Thomas Lynch is a writer (essays and poetry) but he is also an undertaker -- second generation of an Irish Catholic family in an idyllic town in Michigan.  His work caring for the dead and their grieving loved ones provides a perspective most of us do not bring to our blank pages.  Grief informs him through his daily encounters at work, but also in his daily life as a single Dad, recovering from divorce and alcohol, teenagers and a hearty, hostile cat.  

This is a book I want to own and visit again often. 

-- 4 --

24  The Best Spiritual Writing 2010 edited by Philip Zaleski(Penguin Books, 2010. 1985. 30 essays, 239 pages)

-- 5 --

25  A World Lost by Wendell Berry (Counterpoint, Washington, D.C., 1996. 151 pages)

I forgot I'd already read this book until I got a few pages in.  Still I kept re-reading -- not necessarily because it's my favorite story Mr. Berry's ever told of the Port William folk, but it's definitely my favorite character description.

Don't you just feel like you know these people? The book has so much more delicious description, but here's a small taste:
I would hang up without replying, get in to my clothes as fast as I could, and hurry through the backstreets to the apartment, where Aunt Judith would have breakfast ready. She made wonderful plum jelly and she knew I liked it; often she would have it on the table for me. Uncle Andrew called coffee "java," and when Aunt Judith asked him how he wanted his eggs, he would say, "Two lookin' atcha!" singing it out, as he did all his jazzy slang.   
To me there was something exotic about the two of them and their apartment. I had never known anybody before who lived in an apartment; the idea had a flavor of urbanity that was new and strange to me. ... We would eat breakfast and talk while the early morning brightened outside the kitchen window, and they would smoke, and Uncle Andrew would say, "Gimme one mo' cup of that java, Miss Judy-pooty."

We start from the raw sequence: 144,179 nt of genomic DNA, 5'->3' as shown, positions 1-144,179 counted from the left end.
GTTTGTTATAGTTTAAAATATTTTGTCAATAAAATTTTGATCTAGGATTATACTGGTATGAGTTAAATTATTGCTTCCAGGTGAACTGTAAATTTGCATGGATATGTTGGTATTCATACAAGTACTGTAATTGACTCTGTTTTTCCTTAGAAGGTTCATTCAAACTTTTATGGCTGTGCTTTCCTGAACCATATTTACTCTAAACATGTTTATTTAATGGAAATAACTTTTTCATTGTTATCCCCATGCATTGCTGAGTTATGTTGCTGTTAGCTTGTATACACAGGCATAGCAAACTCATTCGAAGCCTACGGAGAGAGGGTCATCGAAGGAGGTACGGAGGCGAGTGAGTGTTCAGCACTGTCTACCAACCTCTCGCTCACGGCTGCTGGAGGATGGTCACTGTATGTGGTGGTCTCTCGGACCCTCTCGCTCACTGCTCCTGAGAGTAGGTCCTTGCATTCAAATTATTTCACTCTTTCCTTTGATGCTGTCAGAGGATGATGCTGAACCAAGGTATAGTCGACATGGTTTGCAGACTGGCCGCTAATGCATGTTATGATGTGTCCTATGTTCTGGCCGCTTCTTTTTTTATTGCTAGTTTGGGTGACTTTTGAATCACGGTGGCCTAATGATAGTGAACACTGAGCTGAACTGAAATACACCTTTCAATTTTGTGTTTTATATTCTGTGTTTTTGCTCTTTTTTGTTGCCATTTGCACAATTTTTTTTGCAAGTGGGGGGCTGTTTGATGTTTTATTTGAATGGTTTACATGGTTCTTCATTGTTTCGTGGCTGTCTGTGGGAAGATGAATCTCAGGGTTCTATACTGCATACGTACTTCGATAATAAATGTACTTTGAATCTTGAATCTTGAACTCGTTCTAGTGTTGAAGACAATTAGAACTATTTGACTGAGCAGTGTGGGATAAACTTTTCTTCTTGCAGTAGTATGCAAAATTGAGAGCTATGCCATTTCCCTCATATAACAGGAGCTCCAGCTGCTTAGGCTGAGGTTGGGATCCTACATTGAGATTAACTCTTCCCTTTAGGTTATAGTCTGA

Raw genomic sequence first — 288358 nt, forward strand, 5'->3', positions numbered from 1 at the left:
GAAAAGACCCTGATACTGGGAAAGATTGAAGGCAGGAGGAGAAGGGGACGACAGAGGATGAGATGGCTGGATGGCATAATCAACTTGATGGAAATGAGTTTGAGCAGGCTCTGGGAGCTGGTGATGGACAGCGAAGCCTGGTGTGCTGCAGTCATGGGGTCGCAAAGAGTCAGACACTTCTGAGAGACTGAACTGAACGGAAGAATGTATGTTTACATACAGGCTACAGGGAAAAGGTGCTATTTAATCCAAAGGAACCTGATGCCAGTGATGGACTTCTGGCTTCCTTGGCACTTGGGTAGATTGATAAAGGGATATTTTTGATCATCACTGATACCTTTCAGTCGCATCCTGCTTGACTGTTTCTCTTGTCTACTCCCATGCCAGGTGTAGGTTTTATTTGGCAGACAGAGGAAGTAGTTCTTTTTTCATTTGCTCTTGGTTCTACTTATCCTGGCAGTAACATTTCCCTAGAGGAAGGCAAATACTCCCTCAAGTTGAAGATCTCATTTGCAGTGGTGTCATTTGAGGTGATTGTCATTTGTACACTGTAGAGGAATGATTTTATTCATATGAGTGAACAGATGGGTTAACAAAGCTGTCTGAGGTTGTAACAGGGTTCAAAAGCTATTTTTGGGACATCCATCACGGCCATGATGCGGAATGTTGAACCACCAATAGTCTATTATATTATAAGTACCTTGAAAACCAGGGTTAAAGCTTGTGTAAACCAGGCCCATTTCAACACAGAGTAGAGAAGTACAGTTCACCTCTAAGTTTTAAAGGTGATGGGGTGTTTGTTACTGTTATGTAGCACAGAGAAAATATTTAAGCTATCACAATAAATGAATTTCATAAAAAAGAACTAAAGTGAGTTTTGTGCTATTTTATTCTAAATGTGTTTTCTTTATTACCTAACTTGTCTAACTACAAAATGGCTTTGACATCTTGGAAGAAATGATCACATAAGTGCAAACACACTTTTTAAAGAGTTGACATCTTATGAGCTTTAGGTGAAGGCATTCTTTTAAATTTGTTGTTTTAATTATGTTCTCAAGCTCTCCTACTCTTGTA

Aunt Judith always asked you for affection before you could give it. For that reason she always needed more affection than she got. She would drain the world of affection, and then, fearing that it had been given only because she had asked for it, she would have to ask for more. 
For my thoughts last time I read this title, go here

*Go to my Book Pile page to see my reading lists from 2014 and previous years.*


Other good words online this week

          • How to Mourn Online at FT Magazine: This is something I've thought about a lot.  "Is it really ‘strange’ to announce a tragedy on Facebook? Or do we need to celebrate this as a new facet of today’s digital world?"

          and, on the subject of mourning...
          •  How not to say the wrong thing by Susan Silk and Barry Goldman at the LA Times: "If you want to scream or cry or complain, if you want to tell someone how shocked you are or how icky you feel, or whine about how it reminds you of all the terrible things that have happened to you lately, that's fine. It's a perfectly normal response. Just do it to someone in a bigger ring. Comfort IN, dump OUT."  (via The Well )

          lastly, you've all seen this right?  #LikeAGirl


          A grace-filled weekend for us all, dear ones. 

          Oh, and Catapult* magazine published one of my -- uh, snarkier -- prose poems this week in their Words issue:  Prick and Drone